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Lost in Translation
by Nicole Mones
References to this work on external resources.
Wikipedia in English
Amazon.com Amazon.com Review (ISBN 0385319444, Paperback)Nicole Mones doesn't waste any time getting to the heart of the matter in her first novel, Lost in Translation. Within the first 10 pages we discover that protagonist Alice Mannegan, an interpreter based in Beijing, has a yen for sex with Chinese men. By the time we reach page 20, we've learned that Alice is in full flight from her father, a racist U.S. congressman, and about to start working for Adam Spencer, an American archeologist on the hunt for the missing bones of one of the century's biggest scientific finds: Peking man. Having set the stage, Mones steps back and lets her characters do the work as she proceeds to spin a tale that is part mystery, part love story, and part cultural exchange. Alice and Spencer travel to a remote region of China, accompanied by Dr. Lin Shiyang, with whom Alice falls in love. Mones spends a fair amount of time on the team's search for the bones, whose mysterious disappearance during the Second World War has never been explained, but her main focus is less on finding Peking man than on exposing the skeletons in her main characters' closets. As Alice, Spencer, and Dr. Lin move forward in their quest, they are forced to reckon with their pasts. Each, it seems, has an ulterior reason for being where they are and doing what they do, and it is in the subtle play of personalities, motivations, and misunderstandings that Lost in Translation finds its rhythm.
The key to the novel's success is Mones's in-depth knowledge of China's culture, history, and politics. The question of cultural identity is at the core of her tale, and she skillfully weaves various aspects of Chinese life--from ancestor worship to the Cultural Revolution--into the personal relationships of her characters. By novel's end, readers have discovered a great deal about archeology, China, and most especially about the unmapped territories of memory, desire, and identity. Lost in Translation is a fine first novel, the first salvo of a promising literary career.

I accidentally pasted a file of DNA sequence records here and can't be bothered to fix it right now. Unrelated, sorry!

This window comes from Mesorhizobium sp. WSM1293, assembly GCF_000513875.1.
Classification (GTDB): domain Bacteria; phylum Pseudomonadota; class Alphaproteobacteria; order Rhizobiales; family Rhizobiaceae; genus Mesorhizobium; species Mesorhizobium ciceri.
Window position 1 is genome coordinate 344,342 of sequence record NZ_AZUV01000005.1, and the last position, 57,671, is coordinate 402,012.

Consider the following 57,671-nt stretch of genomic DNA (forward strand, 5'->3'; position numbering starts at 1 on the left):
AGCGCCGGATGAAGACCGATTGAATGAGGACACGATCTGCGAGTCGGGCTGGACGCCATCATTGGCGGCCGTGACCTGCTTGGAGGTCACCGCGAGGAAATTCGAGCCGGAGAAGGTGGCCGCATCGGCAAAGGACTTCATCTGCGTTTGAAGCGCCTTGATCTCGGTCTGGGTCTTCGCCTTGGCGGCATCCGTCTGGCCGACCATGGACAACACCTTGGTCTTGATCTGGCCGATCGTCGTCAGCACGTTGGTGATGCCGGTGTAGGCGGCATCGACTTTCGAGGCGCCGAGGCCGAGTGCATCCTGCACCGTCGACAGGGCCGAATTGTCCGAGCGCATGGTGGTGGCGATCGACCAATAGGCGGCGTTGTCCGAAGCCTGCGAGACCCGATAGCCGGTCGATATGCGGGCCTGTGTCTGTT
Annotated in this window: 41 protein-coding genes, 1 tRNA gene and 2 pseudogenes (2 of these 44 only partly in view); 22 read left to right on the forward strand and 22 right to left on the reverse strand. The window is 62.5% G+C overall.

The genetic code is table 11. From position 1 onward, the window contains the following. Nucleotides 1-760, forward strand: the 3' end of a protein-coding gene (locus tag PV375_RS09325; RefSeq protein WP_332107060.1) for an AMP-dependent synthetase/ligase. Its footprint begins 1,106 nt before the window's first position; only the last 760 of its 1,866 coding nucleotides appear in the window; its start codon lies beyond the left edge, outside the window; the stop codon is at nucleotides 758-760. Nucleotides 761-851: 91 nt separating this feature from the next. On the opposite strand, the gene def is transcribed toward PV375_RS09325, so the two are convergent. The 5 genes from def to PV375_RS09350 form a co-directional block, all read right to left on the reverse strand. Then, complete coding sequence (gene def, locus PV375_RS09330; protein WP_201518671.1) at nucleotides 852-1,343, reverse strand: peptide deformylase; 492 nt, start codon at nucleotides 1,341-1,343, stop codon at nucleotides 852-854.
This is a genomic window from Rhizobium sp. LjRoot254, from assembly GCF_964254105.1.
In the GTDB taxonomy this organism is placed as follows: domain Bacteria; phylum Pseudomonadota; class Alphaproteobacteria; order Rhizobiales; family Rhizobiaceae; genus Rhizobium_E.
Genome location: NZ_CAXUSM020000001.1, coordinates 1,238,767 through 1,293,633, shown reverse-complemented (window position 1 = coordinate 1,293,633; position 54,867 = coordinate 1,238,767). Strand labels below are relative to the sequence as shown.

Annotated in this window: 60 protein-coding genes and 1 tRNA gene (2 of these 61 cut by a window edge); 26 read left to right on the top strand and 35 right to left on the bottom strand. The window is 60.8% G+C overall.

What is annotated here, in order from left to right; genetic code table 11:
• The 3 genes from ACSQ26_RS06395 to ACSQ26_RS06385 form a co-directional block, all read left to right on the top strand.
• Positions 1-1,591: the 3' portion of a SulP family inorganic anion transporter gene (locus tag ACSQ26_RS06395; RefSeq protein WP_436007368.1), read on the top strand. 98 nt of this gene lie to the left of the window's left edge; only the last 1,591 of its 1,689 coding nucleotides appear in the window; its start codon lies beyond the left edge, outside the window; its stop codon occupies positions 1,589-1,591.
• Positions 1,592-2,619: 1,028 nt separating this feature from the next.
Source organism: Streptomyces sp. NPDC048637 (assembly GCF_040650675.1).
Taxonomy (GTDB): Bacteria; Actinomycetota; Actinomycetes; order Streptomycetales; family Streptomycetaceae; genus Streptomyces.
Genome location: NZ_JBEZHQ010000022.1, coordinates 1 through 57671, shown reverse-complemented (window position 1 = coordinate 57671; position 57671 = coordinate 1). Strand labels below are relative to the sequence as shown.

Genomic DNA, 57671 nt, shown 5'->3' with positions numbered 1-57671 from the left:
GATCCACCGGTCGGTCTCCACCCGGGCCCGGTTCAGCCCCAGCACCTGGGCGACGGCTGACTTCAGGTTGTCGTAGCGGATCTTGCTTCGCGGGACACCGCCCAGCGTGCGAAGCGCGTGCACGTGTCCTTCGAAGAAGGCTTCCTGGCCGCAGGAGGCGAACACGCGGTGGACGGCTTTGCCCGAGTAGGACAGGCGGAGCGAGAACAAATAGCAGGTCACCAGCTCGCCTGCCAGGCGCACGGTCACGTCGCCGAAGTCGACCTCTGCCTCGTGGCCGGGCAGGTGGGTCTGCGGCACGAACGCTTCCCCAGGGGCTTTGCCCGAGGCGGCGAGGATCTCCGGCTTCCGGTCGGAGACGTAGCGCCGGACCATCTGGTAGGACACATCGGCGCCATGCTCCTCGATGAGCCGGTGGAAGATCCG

(retrieved from Amazon Thu, 12 Mar 2015 18:14:00 -0400)
At dawn in Beijing, Alice Mannegan pedals a bicycle through the deserted streets. An American by birth, a translator by profession, she spends her nights in Beijing's smoke-filled bars and the Chinese men she so desires never misunderstand her intentions. All around her rushes the air of China, the scent of history and change, of a world where she has come to escape her father's love and her own pain. Hired by an archaeologist searching for the bones of Peking Man, Alice joins an expedition that penetrates a vast, uncharted land and brings Professor Lin Shiyang into her life. As they draw closer to unearthing the secret of Peking Man, as the group's every move is followed, their every whisper recorded, Alice and Lin find shelter in each other, slowly putting to rest the ghosts of their pasts.
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